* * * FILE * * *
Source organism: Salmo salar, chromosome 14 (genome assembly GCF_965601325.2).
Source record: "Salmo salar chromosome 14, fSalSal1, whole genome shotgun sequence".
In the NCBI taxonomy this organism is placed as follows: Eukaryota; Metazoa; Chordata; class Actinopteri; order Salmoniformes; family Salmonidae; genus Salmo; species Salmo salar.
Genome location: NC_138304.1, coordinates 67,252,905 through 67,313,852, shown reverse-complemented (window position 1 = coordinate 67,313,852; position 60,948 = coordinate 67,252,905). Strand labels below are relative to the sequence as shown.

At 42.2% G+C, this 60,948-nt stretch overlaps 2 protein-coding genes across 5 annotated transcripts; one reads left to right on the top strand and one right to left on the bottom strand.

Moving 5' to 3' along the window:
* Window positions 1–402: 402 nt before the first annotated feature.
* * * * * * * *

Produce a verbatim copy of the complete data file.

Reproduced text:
Source organism: Salmo salar, chromosome 14 (genome assembly GCF_965601325.2).
Source record: "Salmo salar chromosome 14, fSalSal1, whole genome shotgun sequence".
In the NCBI taxonomy this organism is placed as follows: Eukaryota; Metazoa; Chordata; class Actinopteri; order Salmoniformes; family Salmonidae; genus Salmo; species Salmo salar.
Genome location: NC_138304.1, coordinates 67,252,905 through 67,313,852, shown reverse-complemented (window position 1 = coordinate 67,313,852; position 60,948 = coordinate 67,252,905). Strand labels below are relative to the sequence as shown.

At 42.2% G+C, this 60,948-nt stretch overlaps 2 protein-coding genes across 5 annotated transcripts; one reads left to right on the top strand and one right to left on the bottom strand.

Moving 5' to 3' along the window:
* Window positions 1–402: 402 nt before the first annotated feature.